Struggling U.S. oil companies hope for more economic help in next coronavirus stimulus package

Source: By Dino Grandoni, Washington Post • Posted: Monday, March 30, 2020

A pumpjack operates on an oil well in the Permian Basin near Orla, Tex. (Daniel Acker/Bloomberg)

The struggling U.S. oil industry got no special bailout in the huge coronavirus stimulus package signed by President Trump on Friday. But the political fight over money to help the oil sector is far from over.

Lawmakers decided to kick the can down the road on a fraught political battle over refilling an emergency oil reserve in the effort to pass a much-needed stimulus package designed to send $2 trillion into the pocketbooks of people and businesses.

But the push to buy oil to replenish the nation’s Strategic Petroleum Reserve could come up again as Congress is expected to take up another stimulus package next month in response to the deadly pandemic.

“That’s when you can slow down the legislative process and not throw together a trillion-dollar bill in a week,” said Liam Donovan, an energy lobbyist at the Washington-based firm Bracewell.

The Trump administration, for its part, still appears eager to purchase oil and help prop up independent domestic oil producers hurt most by the plummet in crude prices since the novel coronavirus started to spread around the world.

“Small to medium size American energy companies and their employees should be provided the same relief being provided to other parts of our economy, and the Secretary calls on Congress to work with the Administration to fund the President’s request as soon as possible,” Energy Department spokeswoman Shaylyn Hynes said in a statement.

An early draft of the stimulus package from Senate Republicans included $3 billion for buying oil for the reserve. But Democrats balked at offering aid for the oil sector, which they see as responsible for another crisis — that of rising global temperatures.

This means oil companies will have to stand in line with the rest of corporate America to access hundreds of billions of dollars in emergency federal aid earmarked for distressed companies across the U.S. economy.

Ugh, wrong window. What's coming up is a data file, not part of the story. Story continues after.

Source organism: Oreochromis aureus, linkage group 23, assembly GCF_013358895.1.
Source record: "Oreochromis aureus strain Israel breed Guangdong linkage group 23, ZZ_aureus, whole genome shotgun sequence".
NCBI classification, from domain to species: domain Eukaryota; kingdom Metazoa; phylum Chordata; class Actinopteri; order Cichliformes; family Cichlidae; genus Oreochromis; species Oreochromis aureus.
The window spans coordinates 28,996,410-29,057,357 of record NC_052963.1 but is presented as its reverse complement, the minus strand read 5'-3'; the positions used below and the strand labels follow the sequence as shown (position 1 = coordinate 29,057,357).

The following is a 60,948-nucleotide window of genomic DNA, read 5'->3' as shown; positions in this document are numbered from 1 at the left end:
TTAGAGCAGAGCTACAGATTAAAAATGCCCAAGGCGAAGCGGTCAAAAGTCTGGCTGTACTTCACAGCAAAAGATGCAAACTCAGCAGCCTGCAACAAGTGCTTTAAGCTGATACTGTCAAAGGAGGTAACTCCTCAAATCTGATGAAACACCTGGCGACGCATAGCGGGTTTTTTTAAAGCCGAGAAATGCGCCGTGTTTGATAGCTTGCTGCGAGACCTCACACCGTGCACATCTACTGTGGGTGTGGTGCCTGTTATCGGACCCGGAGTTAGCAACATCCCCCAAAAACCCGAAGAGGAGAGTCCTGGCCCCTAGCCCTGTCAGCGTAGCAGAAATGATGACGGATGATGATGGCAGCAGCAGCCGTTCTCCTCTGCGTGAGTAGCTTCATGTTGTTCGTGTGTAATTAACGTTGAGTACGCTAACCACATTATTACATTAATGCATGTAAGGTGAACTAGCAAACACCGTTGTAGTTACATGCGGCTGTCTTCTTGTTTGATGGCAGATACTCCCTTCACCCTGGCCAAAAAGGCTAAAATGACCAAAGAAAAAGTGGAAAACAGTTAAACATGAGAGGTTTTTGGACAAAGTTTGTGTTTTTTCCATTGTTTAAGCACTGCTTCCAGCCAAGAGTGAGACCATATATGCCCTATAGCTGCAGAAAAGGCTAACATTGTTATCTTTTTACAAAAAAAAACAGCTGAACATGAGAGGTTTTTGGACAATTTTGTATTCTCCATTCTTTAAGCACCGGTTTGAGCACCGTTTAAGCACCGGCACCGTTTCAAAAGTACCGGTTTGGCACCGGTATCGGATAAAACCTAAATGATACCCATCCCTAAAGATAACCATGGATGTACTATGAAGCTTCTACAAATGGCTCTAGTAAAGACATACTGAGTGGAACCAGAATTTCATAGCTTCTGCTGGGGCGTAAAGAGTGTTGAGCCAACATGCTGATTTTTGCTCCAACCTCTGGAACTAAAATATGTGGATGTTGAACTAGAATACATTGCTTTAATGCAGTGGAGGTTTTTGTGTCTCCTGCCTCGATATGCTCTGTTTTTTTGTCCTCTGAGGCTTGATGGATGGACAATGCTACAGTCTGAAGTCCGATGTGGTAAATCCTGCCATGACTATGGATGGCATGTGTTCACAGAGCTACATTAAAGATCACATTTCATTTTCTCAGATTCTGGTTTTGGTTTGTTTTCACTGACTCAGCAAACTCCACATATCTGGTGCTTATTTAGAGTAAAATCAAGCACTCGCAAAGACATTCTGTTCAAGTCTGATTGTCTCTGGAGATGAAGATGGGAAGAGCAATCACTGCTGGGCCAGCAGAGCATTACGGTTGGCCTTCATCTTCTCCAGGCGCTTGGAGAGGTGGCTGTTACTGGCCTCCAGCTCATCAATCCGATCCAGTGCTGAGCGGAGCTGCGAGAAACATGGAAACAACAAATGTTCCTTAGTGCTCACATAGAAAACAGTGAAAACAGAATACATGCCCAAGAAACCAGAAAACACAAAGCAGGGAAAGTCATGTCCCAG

If the issue of oil for the Strategic Petroleum Reserve reemerges, Democrats may again push for a suite of clean-energy subsidies for companies to erect wind turbines or install solar panels or for regular Americans buy electric vehicles or make their homes more energy-efficient. The Trump White House succeeded in striking down similar provision from being included in a must-pass spending bill last December.

After the bill became law without the oil money, the Energy Department scrapped plans to buy 77 million barrels to reload the emergency oil stockpile — a move the Trump administration had said was prudent since the price of West Texas Intermediate has dropped by 65 percent since the start of the year.

Though that amount of oil is small for a nation that consumes about 20 million barrels of petroleum per day, the federal government’s purchase would have been a “signal to the industry” that more help was on the way, Donovan said. It could have also been a way for the federal government to make money, by buying oil while prices are low and selling it when they are high again.

The federally owned reserve, held underground in Louisiana and Texas and authorized to store 713.5 million barrels of oil, is meant insulate the country from disruptions in the supply of petroleum, such as the 1970s oil shocks. But in 2015, Congress directed the government start selling off from the reserve as the United States became a major oil and gas producer.

Small to midsize U.S. oil producers have been especially eager to get relief from the federal government as Saudi Arabia and Russia engage in an oil price war triggered by the pandemic. Oklahoma oil billionaire Harold Hamm, a Trump ally and donor who founded one of those companies, Continental Resources, has said he wants the federal government to impose tariffs on the Saudis for flooding the market with oil.

Kevin Book, head of research at ClearView Energy, said the Energy Department could potentially secure funding for refilling the reserve by invoking the Defense Production Act — though he added “it would be something of an untested proposition.”

Trump dusted off the 1950 law to order General Motors to manufacture ventilators for hospitals expected to be overwhelmed soon by coronavirus patients. The White House declined to comment on whether it would use the Cold War-era powers for this purpose.